clock menu more-arrow no yes mobile

Filed under:

Off-Day Observations: On the A's Run Differential

The A's have the best run differential in baseball by miles. Is it more the result of a strong offense or excellent pitching?

Jason Miller

Much has been made recently of the early-season run differential for the Oakland Athletics. The 13-3 statement made against the Cleveland Indians on Sunday ran that figure up to plus-95, which has everyone around the baseball world buzzing. That's an absurd figure, to be sure, but it's made even more incredible when you consider the fact that the Detroit Tigers represent the second-best run differential in baseball, and they're 40 runs behind them at plus-55.

Coming into the season, it wasn't a question of whether or not the A's could meet success for a third consecutive year. As the two-time defending American League West champions, Oakland spent the offseason upgrading their pitching staff, including building up one of the league's top relief corps. They've managed to shake off significant injuries to their starting staff in order to post some of the best numbers off the bump that we've seen from any team this year.

The offense has been there too. Even with an early-season slump from Josh Reddick, the A's are an American League power at the plate, with the likes of Josh Donaldson, Yoenis Cespedes, and Derek Norris coming through in a big way, in addition to a breakout year from American League Player of the Week Brandon Moss.

The debate here isn't whether or not the A's have a roster that is top-notch in overall quality. They do. The real query here is whether we should attribute that massive run differential more to the offensive exploits of the lineup or to the dominance of their pitching staff.

A quick look at the numbers indicates that the A's are an upper-tier team at the plate. While it's tough to simply throw the elite label at them, especially without an offensive superstar (a la Miguel Cabrera) in their lineup, the numbers represent otherwise. Numbers in parenthesis represent their league rank.

.259 (9th) .344 (2nd) 17.0% (2nd) 10.9% (1st) .162 (4th) 117 (1st) .338 (2nd) .292 (18th) 235 (2nd)

Those are some extremely impressive figures across the board. The fact that the batting average is the least impressive thing on here and still falls into the top third of the league indicates what type of team we're dealing with here. For the most part, it's between them and the Colorado Rockies for league supremacy, so those figures in which they rank second, they're likely tops in the American League. That .162 ISO also illustrates a terrific ability to hit for extra bases, while the BABIP (at least to a certain degree) demonstrates that these numbers aren't some fluke from which the A's will surely regress.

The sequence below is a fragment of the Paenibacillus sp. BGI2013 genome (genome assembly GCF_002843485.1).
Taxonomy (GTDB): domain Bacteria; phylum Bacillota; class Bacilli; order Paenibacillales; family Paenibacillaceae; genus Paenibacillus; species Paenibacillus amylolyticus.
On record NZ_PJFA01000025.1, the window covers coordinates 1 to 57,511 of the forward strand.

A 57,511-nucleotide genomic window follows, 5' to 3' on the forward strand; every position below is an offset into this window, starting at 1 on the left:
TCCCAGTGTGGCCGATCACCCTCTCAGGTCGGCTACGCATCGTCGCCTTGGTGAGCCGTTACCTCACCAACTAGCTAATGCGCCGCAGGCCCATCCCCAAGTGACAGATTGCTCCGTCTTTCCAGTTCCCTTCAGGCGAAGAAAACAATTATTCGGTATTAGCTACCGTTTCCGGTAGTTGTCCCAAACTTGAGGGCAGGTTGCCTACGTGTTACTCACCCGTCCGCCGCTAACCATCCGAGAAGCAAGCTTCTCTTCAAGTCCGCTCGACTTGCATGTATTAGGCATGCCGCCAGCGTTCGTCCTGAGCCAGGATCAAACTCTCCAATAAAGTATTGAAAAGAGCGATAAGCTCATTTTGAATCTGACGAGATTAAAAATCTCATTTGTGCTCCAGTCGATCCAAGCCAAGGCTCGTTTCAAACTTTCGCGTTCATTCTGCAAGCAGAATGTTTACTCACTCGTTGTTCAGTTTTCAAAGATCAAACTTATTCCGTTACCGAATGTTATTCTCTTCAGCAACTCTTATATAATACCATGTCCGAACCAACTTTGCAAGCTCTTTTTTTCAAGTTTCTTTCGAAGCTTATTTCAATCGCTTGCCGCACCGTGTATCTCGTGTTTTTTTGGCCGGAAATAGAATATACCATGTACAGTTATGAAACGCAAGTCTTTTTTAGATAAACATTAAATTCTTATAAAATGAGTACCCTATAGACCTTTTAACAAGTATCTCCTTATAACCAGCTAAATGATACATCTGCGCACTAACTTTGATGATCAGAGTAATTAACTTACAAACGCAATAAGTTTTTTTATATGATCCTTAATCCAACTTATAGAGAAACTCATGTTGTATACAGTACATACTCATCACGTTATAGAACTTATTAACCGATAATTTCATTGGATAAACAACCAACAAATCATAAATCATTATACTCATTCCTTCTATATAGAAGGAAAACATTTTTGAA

Your top offensive performers (there's no logical order in which they're listed here):

Josh Donaldson 43 .280 .362 20.1 11.1 .381 146 2.5
Yoenis Cespedes 40 .262 .331 16.9 9.6 .358 131 1.2
Brandon Moss 43 .301 .391 18.3 10.1 .415 170 1.9
Derek Norris 34 .354 .441 13.5 11.7 .435 184 1.4

The A's have that whole strict platoon deal in place for a large part of their lineup, which is why only three of these guys have appeared in at least 40 games (Norris being the exception) and only five on the roster have overall. Even Brandon Moss, perhaps the most consistent offensive player for Oakland through the first almost two months of the season, is considered a "platoon first baseman," making his numbers all the more impressive.

Those offensive figures are absolute dynamite. The A's don't have a player who really stands out as elite as an individual, making them all the more impressive. Then there's the matter of the stellar pitching that the A's boast. The three-headed monster atop the Oakland rotation has helped lead them to great success this season, even with Jarrod Parker and A.J. Griffin sitting out the year after Tommy John surgeries.

403.2 (6th) 2.83 (2nd) 3.51 (8th) 3.67 (10th) 7.85 (16th) 2.79 (9th)

At first glance, the pitching numbers don't look nearly as impressive as what the A's have done collectively with the bats. Part of that is certainly the struggles of Tommy Milone and Dan Straily, the two gentleman making up the latter part of the starting rotation, as well as new-and-already-former closer Jim Johnson. From a pure numbers standpoint, though, you could easily make the claim that it's the offense that has gotten Oakland to where they are at this point in the season.

There is a whole lot more that could be done with this and much farther down the rabbit hole that one could venture in order to determine which is more responsible. At this point, though, with the A's patiently putting up the massive numbers that they are offensively, it's tough to bet against their hitting. The fact that it's coming from all parts of the lineup makes them that much more difficult to solve. Even so, this is still a top-notch pitching staff that employs the likes of Sonny Gray, Scott Kazmir, and Jesse Chavez at the top of the rotation. Another arm in the rotation and this is a team we're talking about as a championship contender.

At the end of the day, though, you have to look at this as a cooperative effort. This team is as good as the sum of its parts and it takes outstanding performances both on the mound (in conjunction with an underrated defense) and at the plate in order to build the type of success that Oakland has seen early on.

***All numbers via FanGraphs.

Randy Holt is a staff writer for Athletics Nation. You can follow him on Twitter @RandallPnkFloyd.